“I have a lot of history with that one,” Woods said of the Newport 2. “I’ve tried other putters but when I pick this one up there isn’t any guesswork. I know how it’s going to perform on the course.”

He was also one of the first notable names to switch from a wound-core ball to solid-core construction after the 2000 Masters. Woods would go on to win the next four majors with the ball.

The following year when Woods won his second green jacket at the 2001 Masters — completing the “Tiger Slam” — all but four players in the field reportedly used a solid-core ball.

Tiger Woods and his Nike Forged Titanium driver.
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2002 Masters win

Driver: Nike Forged Titanium (True Temper Dynamic Gold X100 shaft), 8.5 degrees

3-wood: Titleist 970 (True Temper Dynamic Gold X100 shaft), 15 degrees

Irons: Titleist 681 Forged Prototype (2-PW; True Temper Dynamic Gold X100 shafts)

Wedges: Titleist Vokey Design (258-08 and 260-06 degrees; True Temper Dynamic Gold S400 shafts)

Putter: Scotty Cameron Newport 2

Ball: Nike Tour Accuracy TW

Notes: Woods notched his first Masters title with a Nike-designed Forged Titanium driver, marking the beginning of his transition into a Swoosh-heavy setup by the end of 2002.

If there’s one thing about Woods’ wedges worth pointing out, it’s that the Vokey Design 200 Series wedges he used had two-degree gapping. At least it appeared that way if you saw the lofts stamped on the 58- and 60-degree heads.

In actuality, Woods had the 58-degree weakened to 56 degrees, which not only reduced the loft but decreased the bounce to 6 degrees — a number not seen on a sand wedge used by today’s pros.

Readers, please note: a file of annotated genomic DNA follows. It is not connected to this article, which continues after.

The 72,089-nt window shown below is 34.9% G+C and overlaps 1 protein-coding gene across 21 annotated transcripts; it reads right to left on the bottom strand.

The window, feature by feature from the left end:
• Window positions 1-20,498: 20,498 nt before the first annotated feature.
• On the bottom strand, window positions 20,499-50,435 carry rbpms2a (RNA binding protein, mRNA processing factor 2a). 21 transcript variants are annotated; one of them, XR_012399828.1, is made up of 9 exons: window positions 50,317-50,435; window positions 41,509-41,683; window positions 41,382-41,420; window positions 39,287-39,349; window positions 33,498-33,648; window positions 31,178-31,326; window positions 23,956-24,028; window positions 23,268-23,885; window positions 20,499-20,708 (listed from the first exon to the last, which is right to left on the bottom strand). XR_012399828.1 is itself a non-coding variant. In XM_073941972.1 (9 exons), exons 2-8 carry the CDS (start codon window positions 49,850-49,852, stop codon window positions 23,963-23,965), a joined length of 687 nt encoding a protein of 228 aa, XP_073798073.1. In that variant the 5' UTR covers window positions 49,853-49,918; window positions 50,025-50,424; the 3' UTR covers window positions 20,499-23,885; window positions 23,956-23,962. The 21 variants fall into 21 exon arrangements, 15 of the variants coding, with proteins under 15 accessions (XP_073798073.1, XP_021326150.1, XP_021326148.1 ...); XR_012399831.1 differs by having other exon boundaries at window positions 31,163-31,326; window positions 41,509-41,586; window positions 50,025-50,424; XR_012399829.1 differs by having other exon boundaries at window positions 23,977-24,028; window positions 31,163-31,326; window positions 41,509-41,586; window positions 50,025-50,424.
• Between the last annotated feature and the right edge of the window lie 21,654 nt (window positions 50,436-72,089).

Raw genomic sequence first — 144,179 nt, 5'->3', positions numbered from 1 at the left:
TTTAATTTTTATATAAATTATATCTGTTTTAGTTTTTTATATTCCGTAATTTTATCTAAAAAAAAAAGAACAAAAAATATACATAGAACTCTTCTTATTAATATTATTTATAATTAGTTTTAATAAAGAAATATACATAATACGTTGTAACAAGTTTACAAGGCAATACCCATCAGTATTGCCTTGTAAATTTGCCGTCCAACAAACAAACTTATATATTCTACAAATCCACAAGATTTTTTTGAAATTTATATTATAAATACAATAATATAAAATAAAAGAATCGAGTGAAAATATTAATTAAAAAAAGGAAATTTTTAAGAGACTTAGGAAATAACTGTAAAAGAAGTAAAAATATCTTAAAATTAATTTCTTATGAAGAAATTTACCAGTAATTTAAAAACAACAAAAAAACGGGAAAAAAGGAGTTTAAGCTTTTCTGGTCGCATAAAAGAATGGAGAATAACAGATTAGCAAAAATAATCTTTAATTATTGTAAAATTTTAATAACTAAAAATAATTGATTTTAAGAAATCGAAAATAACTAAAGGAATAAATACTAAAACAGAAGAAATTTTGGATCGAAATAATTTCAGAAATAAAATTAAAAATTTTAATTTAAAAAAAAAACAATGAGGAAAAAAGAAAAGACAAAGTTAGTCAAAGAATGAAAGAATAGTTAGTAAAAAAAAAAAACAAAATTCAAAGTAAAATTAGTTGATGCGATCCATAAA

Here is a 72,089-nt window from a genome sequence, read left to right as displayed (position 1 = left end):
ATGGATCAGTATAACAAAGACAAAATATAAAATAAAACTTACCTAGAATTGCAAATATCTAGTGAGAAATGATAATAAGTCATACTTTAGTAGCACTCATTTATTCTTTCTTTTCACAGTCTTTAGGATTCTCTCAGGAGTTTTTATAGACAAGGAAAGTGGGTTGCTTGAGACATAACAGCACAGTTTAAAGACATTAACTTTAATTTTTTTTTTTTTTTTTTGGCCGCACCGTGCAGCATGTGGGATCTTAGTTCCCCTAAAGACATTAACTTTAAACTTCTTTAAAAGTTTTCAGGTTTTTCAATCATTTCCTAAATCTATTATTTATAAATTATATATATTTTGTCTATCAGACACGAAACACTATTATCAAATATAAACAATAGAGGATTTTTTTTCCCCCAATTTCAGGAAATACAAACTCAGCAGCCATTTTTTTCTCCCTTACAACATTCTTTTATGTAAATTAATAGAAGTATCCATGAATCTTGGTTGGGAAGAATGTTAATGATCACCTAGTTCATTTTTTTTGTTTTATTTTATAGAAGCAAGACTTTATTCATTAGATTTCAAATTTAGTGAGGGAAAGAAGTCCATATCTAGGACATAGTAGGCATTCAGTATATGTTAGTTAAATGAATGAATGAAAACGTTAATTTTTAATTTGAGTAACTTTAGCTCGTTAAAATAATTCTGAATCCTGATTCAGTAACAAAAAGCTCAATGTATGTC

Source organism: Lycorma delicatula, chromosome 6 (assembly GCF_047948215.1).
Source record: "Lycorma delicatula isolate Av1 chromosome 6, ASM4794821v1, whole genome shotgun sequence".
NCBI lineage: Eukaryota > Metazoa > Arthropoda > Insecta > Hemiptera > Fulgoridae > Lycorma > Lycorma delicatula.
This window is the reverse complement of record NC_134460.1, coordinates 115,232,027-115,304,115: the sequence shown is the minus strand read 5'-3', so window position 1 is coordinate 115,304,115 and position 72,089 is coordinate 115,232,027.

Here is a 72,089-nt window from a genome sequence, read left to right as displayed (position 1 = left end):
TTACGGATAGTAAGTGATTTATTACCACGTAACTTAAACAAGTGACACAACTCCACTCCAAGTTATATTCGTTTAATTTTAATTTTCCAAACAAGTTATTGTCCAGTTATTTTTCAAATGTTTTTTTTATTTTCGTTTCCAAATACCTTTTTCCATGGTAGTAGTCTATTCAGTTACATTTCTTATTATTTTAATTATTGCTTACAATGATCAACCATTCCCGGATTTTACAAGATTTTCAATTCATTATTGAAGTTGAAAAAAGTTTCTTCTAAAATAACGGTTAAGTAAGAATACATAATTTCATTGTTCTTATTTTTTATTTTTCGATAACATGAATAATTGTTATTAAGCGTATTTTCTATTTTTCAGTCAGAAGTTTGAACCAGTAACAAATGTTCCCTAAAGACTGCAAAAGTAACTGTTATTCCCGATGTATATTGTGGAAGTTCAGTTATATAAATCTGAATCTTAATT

Tiger Woods' Nike Forged irons.
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2005 Masters win

Driver: Nike Ignite 460cc (Mitsubishi Diamana 83 shaft), 8.5 degrees

3-wood: Nike T60 Ignite (Mitsubishi Diamana Blue 103 shaft), 15 degrees

Irons: Nike Forged Blades (2-PW; True Temper Dynamic Gold X100 shafts)

Wedges: Nike Pro Combo (56 degrees; True Temper Dynamic Gold S400 shaft), Nike Blade TW (60 degrees; True Temper Dynamic Gold S400 shaft)

Putter: Scotty Cameron Newport 2

Ball: Nike One Platinum TW

Notes: By the time Woods won the 2005 Masters, he had only been using a graphite-shafted driver for one year. The change coincided with his eventual acceptance of the 460cc driver head — he was using a 410cc Nike head prior to the switch — that’s commonly used today by professionals and recreational golfers.

The 2005 Masters also marked his first win at Augusta National with 13 Nike clubs and the company’s One Platinum TW golf ball. Woods would go on to win six major titles with 13 Nike clubs over the next four years.

The only non-Nike club that remained was the Scotty Cameron Newport 2 GSS, but Woods eventually benched it during the 2010 Open Championship for a Nike Method 001. Woods never won a major with 14 Nike clubs.

Tiger Woods and his TaylorMade M5 460 driver.
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2019 Masters win

Driver: TaylorMade M5 460 (Mitsubishi Chemical Diamana D+ White Board 73TX shaft), 9 degrees

3-wood: TaylorMade M5 (Mitsubishi Chemical Diamana D+ White Board 83TX shaft), 13 degrees

5-wood: TaylorMade M3 (Mitsubishi Chemical Diamana D+ White Board 83TX shaft), 19 degrees

Irons: TaylorMade P7TW (3-PW; True Temper Dynamic Gold Tour Issue X100 shafts)

Wedges: TaylorMade Milled Grind (56 and 60 degrees; True Temper Dynamic Gold Tour Issue S400 shafts)

Putter: Scotty Cameron Newport 2 GSS

Ball: Bridgestone Tour B XS

Notes: Woods’ 15th major title was his first with adjustable metalwoods and a set of TaylorMade P7TW irons that were added to the bag at the beginning of the year. The irons were made with the 15-time major winner’s direct feedback and underwent a two-year process before they were completed.

One equipment change that received very little fanfare leading up to the Masters was Woods’ decision to alter the weight setup of his TaylorMade M5 driver and 3-wood. Woods shed roughly 10 grams of weight by moving to a lighter Mitsubishi Diamana D+ White Board shaft — 73 to 64 grams (driver) and 83 to 73 grams (3-wood) — that most likely helped him pick up additional clubhead speed.